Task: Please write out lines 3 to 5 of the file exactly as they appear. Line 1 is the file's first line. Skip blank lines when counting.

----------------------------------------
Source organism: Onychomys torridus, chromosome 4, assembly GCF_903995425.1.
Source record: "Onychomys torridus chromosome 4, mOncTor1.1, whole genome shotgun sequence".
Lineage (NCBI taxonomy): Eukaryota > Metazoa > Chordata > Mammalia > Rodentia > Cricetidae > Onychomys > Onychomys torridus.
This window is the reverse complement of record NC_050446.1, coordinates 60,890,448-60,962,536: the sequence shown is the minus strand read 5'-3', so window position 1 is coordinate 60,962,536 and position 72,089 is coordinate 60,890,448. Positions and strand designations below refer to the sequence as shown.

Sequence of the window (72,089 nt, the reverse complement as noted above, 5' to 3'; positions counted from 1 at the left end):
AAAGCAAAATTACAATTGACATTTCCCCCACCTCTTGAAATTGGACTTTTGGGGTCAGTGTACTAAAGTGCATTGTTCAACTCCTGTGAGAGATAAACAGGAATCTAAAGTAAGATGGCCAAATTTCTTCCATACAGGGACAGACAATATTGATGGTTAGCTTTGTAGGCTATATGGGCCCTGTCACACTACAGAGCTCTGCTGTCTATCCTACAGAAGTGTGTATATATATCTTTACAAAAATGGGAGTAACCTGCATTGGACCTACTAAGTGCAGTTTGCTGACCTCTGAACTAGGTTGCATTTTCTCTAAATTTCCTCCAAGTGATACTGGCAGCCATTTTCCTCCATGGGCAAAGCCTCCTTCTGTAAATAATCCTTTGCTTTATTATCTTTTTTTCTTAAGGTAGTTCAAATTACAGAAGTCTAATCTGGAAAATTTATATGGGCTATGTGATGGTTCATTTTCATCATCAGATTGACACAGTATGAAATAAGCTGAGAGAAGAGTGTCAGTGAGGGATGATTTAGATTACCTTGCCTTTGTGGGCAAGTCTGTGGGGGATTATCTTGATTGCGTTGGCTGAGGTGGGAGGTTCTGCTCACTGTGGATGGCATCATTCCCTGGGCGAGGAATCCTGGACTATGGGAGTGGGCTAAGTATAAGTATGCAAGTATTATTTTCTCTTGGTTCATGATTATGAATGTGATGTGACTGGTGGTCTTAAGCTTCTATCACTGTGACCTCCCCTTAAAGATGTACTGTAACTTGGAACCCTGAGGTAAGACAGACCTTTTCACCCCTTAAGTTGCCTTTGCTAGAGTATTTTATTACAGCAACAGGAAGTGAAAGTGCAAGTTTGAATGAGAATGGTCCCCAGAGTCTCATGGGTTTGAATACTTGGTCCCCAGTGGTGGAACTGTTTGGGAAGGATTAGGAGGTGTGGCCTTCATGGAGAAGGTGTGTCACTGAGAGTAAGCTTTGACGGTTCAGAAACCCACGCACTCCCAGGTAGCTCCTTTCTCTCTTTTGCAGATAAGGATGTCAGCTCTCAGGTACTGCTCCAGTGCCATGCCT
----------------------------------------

Lineage (NCBI taxonomy): Eukaryota > Metazoa > Chordata > Mammalia > Rodentia > Cricetidae > Onychomys > Onychomys torridus.
This window is the reverse complement of record NC_050446.1, coordinates 60,890,448-60,962,536: the sequence shown is the minus strand read 5'-3', so window position 1 is coordinate 60,962,536 and position 72,089 is coordinate 60,890,448. Positions and strand designations below refer to the sequence as shown.

Sequence of the window (72,089 nt, the reverse complement as noted above, 5' to 3'; positions counted from 1 at the left end):